Re: [asa] IPCC

From: David Opderbeck <>
Date: Wed Feb 14 2007 - 12:47:15 EST

*I would suggest that it might help to ask ourselves the following questions
when coming across such an article:*

So Lee Smolin's book on string theory should be binned? It doesn't seem to
pass any of these tests.

I agree that these tests are useful and that they are the measure of a
publication's value *within the relevant scientific community*. It probably
is helpful for the general public to understand how public arguments made by
a scientist stack up against the norms of the scientific community.

However, I'm a little nervous about using these norm as a general test for
what the public should regard as truthful. Mavericks, malcontents and
misfits often have valuable things to say -- sometimes precisely because
they are outsiders. (I can imagine what the Pharisees said about whether
reasonable people should believe Jesus.)



On 2/12/07, Randy Isaac <> wrote:
> Rich did a great job of addressing the technical aspects. I think this is
> also a good opportunity to consider how to assess articles like this.
> Whether the topic is global warming, evolution, the age of the earth, ID, or
> any other controversial issue where the public gets into scientific topics,
> articles like this seem to abound on all sides of the controversy. The key
> question is, how do we know whether we can trust the article, or how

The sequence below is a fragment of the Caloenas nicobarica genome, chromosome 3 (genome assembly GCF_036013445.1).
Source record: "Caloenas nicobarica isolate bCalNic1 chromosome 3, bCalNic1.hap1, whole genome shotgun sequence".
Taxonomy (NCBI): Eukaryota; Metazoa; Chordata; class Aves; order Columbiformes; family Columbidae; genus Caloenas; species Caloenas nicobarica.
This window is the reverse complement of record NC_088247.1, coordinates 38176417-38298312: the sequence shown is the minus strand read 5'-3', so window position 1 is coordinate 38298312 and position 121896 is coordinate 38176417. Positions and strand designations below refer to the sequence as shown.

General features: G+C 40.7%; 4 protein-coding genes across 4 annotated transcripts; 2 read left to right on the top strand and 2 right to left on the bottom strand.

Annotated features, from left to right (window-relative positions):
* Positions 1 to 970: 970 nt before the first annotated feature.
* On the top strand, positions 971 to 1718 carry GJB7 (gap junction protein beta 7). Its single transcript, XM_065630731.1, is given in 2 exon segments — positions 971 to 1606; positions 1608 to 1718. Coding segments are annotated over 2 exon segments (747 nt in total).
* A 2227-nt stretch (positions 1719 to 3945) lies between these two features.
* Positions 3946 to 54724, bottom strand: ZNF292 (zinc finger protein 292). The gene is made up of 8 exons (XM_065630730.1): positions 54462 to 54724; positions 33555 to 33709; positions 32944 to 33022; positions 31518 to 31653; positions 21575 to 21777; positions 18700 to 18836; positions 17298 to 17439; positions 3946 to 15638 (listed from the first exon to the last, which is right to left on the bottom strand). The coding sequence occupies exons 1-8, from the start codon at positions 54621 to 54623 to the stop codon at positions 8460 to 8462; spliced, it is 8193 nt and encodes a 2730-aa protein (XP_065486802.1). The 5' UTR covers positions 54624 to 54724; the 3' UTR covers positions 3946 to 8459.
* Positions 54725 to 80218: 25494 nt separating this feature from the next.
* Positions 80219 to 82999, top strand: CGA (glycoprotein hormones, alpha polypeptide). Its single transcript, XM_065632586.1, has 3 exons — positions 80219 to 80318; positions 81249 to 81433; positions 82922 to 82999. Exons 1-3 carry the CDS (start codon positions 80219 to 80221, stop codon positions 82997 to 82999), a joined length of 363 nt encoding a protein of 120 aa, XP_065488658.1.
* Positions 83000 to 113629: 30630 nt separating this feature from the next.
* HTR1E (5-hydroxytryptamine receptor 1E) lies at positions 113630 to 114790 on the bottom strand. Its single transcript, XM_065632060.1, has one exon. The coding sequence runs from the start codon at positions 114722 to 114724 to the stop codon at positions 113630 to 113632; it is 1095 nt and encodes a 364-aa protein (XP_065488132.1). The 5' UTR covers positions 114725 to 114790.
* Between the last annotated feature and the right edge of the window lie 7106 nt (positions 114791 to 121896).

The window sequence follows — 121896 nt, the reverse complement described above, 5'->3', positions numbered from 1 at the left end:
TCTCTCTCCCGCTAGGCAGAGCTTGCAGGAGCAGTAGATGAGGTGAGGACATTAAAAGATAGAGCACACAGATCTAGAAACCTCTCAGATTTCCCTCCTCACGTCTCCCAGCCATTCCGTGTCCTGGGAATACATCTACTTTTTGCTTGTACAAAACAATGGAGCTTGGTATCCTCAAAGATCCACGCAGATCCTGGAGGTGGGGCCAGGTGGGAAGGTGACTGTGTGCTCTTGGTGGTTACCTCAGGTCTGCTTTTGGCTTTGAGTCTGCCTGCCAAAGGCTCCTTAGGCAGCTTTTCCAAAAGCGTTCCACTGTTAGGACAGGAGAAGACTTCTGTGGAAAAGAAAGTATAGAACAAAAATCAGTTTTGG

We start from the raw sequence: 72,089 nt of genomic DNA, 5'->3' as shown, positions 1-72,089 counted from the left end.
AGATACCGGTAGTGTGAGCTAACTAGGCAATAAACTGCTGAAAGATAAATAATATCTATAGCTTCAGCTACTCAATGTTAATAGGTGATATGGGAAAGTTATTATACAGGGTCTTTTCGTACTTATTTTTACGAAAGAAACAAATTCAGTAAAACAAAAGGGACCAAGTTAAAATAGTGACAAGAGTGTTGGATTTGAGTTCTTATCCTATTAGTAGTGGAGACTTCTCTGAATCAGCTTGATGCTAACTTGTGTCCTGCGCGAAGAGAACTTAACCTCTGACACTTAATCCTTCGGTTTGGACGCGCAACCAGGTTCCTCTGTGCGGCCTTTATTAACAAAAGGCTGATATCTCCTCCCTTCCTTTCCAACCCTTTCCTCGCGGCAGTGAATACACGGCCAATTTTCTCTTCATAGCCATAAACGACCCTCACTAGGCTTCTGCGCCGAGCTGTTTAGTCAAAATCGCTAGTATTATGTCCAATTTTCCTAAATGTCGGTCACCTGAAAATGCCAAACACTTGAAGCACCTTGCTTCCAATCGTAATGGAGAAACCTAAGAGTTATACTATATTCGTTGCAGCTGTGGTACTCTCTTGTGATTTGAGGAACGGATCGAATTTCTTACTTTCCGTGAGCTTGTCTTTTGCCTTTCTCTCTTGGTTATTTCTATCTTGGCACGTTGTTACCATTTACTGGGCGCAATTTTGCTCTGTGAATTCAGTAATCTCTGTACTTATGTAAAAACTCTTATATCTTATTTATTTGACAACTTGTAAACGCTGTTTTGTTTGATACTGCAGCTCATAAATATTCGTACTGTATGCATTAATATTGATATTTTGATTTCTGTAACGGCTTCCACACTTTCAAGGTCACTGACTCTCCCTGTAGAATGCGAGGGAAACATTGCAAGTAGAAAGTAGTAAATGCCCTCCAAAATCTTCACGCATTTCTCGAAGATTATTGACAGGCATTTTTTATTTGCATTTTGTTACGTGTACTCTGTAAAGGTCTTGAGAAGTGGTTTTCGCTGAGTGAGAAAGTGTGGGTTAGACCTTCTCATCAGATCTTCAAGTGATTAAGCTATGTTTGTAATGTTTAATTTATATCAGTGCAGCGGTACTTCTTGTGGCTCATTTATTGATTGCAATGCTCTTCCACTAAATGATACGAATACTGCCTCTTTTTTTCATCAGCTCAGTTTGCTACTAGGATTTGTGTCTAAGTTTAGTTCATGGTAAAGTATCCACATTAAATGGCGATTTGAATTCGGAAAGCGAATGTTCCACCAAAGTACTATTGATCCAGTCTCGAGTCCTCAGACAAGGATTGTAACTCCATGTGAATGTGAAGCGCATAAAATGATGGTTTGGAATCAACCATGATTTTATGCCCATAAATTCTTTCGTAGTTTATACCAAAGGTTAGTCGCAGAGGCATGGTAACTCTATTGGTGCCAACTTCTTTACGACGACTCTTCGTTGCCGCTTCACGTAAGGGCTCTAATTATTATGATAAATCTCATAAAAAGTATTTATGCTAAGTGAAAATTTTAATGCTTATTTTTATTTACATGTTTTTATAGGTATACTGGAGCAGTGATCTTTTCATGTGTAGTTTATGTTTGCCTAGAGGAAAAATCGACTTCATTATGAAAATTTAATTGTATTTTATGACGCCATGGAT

> seriously to take their conclusions?
> I would suggest that it might help to ask ourselves the following
> questions when coming across such an article:
> 1) Does the article describe work that has been published in a
> peer-reviewed, respectable technical journal in that field of expertise?
> a) If so, has the work been independently reproduced by a different
> lab or is it an isolated paper?
> b) If not, was the work rejected by peer review? or simply not
> submitted for publication?
> 2) Does the work provide new data? If so, has the data been independently
> reproduced?
> 3) Does the work offer a new interpretation of previously unexplained
> data? If so, does the interpretation fit with data that are well understood?
> 4) Does the work offer a new interpretation of data previously thought to
> be well understood? If so, does the new model fit all previously explained
> data as well as make verified predictions beyond any previous models?
> 5) Is any lack of acceptance by the technical community blamed on a
> "conspiracy" of peer pressure or funding agency pressure? (this is a typical
> symptom of either disgruntled scientists whose papers were rejected in peer
> review or of amateurs who don't like the mainstream scientific conclusions)
> I don't think I need to provide a scoring sheet for any of you. This won't
> tell whether the work presented is true or false but it gives a pretty good
> indication of how seriously to take the work. In the end, the ideas can only
> be assessed on the strength of the technical merits. That takes a lot of
> time and effort and usually requires deep expertise in the field. The above
> perspective merely helps determine whether an idea is worth that effort.
> Randy
> ----- Original Message -----
> *From:*
> *To:*
> *Sent:* Sunday, February 11, 2007 9:19 PM
> *Subject:* Re: [asa] IPCC
> I came across this recently. It doesn't say a whole lot, but the author
> is supposedly a former editor of the New Scientist.
> *
> An experiment that hints we are wrong on climate change*

David W. Opderbeck
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Received on Wed Feb 14 12:48:38 2007

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